Baptism “Into the Name Of”
A STUDY of the thousands of ancient secular papyrus documents found in the sands of Egypt at the beginning of this century often throws interesting light on the Christian Greek Scriptures. How? By considering the way in which certain words were used, we are guided to a more precise understanding of the same words in their Scriptural setting.
One example is Jesus’ use of “in the name of” when he commanded his disciples before he ascended to heaven: “Go therefore and make disciples of people of all the nations, baptizing them in the name of the Father and of the Son and of the holy spirit.” What did Jesus mean?—Matthew 28:19.
Scholars have discovered that in secular writings the expression “in the name of,” or “into the name of” (Kingdom Interlinear), is used with reference to payments “to the account of any one.” Theology professor Dr. G. Adolf Deissmann believed that in view of the evidence from the papyri, “the idea underlying . . . the expressions to baptise into the name of the Lord, or to believe into the name of the Son of God, is that baptism or faith constitutes the belonging to God or to the Son of God.”—Deissmann’s italics.
Interestingly, a similar expression was used by the Jews of Jesus’ day, as explained in the Theological Dictionary of the New Testament: “The circumcision of a proselyte is done . . . ‘in the name of the proselyte,’ to receive him into Judaism. This circumcision takes place . . . ‘in the name of the covenant,’ to receive him into the covenant.” A relationship is thereby established and the non-Jew becomes a proselyte under the covenant’s authority.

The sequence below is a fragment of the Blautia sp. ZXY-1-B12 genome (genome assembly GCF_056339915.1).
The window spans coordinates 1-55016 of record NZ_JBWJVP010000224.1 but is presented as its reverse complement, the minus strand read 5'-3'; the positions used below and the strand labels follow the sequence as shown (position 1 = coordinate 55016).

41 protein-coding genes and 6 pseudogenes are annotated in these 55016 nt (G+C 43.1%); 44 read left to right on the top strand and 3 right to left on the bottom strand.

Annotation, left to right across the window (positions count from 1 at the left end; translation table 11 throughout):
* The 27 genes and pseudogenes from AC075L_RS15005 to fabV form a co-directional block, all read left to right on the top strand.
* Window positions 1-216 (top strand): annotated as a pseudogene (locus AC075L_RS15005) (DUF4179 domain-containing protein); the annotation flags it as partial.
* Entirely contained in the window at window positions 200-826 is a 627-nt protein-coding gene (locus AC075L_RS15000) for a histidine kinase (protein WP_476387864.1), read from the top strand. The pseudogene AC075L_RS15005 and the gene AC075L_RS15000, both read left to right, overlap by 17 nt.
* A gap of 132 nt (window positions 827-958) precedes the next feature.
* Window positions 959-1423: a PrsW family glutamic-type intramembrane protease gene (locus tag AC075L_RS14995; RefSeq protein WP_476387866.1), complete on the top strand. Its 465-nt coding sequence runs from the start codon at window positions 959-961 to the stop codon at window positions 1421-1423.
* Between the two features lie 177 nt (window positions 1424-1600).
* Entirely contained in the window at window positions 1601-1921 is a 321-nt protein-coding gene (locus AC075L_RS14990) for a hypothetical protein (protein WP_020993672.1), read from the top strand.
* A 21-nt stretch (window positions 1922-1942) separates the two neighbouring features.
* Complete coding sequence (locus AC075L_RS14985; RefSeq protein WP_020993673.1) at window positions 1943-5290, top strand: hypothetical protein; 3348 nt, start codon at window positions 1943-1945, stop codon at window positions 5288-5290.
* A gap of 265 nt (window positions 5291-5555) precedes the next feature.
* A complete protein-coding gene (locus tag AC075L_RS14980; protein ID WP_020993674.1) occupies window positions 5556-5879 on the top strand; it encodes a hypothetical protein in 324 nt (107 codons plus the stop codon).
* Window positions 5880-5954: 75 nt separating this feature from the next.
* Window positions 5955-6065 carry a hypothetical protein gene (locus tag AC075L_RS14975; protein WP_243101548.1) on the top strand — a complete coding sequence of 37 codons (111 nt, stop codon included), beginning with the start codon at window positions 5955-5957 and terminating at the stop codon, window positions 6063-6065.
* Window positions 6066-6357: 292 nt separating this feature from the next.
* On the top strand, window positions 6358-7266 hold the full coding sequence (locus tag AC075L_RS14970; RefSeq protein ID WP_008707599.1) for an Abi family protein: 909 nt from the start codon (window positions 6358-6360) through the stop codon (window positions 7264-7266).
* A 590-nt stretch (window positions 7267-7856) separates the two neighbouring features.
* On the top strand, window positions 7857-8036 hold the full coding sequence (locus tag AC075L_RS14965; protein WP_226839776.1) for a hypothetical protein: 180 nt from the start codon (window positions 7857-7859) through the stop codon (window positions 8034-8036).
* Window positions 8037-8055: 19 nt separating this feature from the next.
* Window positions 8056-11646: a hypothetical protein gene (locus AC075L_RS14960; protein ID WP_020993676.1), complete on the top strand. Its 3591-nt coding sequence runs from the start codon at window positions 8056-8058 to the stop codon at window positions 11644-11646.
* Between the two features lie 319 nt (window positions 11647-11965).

So for the Christian, baptism following dedication establishes an intimate relationship with Jehovah God, his Son Jesus Christ, and the holy spirit. The convert recognizes their respective authority in his new way of life. Consider how this is true for each of the three named.
By recognizing God’s authority, we draw close to him and enter into a relationship with him. (Hebrews 12:9; James 4:7, 8) We become God’s property as his slaves, bought with the price of Jesus Christ’s ransom sacrifice. (1 Corinthians 3:23; 6:20) The apostle Paul also told first-century Christians that they belonged to Jesus Christ, not to any men who might have taken the truth to them. (1 Corinthians 1:12, 13; 7:23; compare Matthew 16:24.) Baptism in the name of the Son implies recognizing this fact, accepting Jesus as “the way and the truth and the life.”—John 14:6.
The holy spirit is also essential to our right relationship with Jehovah and Jesus Christ. Baptism in the name of the holy spirit shows that we recognize the role of the spirit in God’s dealings with us. We intend to follow its guidance, not disregarding it or acting contrary to it, blocking its working through us. (Ephesians 4:30; 1 Thessalonians 5:19) The spirit’s impersonal nature creates no difficulty as to usage or meaning, any more than the usage “in the name of the covenant” did in Judaism.
At the time of dedication and baptism, therefore, we need to reflect prayerfully on what is involved in our new relationship. It requires submission to the will of God, demonstrated in the example and ransom provision of Jesus Christ, to be carried out through holy spirit as it directs all of God’s servants in love and unity worldwide.